WIKIMEDIA, AZOREGWomen of a certain age undergo menopause not as an adaptation to allow older females to focus on helping out with rearing children—a prevailing notion known as the “grandmother theory”—but as an unintended consequence of males preferentially mating with younger females, according to a new study published in PLOS Computational Biology last week.
“How do you evolve infertility?” asked Rama Singh, the McMaster University biologist who led the study. “It is contrary to the whole notion of natural selection. Natural selection selects for fertility, for reproduction—not for stopping it.”
Singh and colleagues instead posit that menopause, a sudden drop in fertility that occurs in human females later in life, arose because competition for younger mates among men leaves older females with fewer chances to reproduce. As that selective force, which protects fertility in younger women, slackens, the genetic mutations that bring on menopause are allowed to accumulate, causing infertility. “This theory says that natural selection doesn’t have to do anything,” Singh said in a statement. “If women were reproducing all along, and there were no preference against older women, women would be reproducing like men are for their whole lives.”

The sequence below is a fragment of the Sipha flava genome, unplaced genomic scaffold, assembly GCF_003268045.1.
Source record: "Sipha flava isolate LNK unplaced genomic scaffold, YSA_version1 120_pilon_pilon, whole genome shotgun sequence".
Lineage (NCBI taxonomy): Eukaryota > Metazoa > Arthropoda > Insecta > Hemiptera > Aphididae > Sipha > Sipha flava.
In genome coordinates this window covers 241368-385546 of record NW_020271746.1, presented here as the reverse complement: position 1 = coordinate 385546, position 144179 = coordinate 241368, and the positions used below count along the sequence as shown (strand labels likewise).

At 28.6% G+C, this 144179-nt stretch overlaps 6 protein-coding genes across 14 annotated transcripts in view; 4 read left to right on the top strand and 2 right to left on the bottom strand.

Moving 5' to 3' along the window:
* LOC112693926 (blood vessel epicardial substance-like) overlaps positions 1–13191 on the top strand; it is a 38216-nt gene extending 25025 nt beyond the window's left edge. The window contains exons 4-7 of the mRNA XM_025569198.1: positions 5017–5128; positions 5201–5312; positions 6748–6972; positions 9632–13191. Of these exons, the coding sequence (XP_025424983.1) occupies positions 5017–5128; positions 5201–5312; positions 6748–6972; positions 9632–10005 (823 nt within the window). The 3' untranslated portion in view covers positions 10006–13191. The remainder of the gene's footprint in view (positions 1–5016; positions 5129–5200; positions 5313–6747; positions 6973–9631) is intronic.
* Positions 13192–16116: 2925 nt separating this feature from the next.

And conversely, Singh added, if women had been the ones to select younger mates throughout the evolutionary history of the species, human males would lose fertility in old age instead of remaining reproductively viable throughout their lives.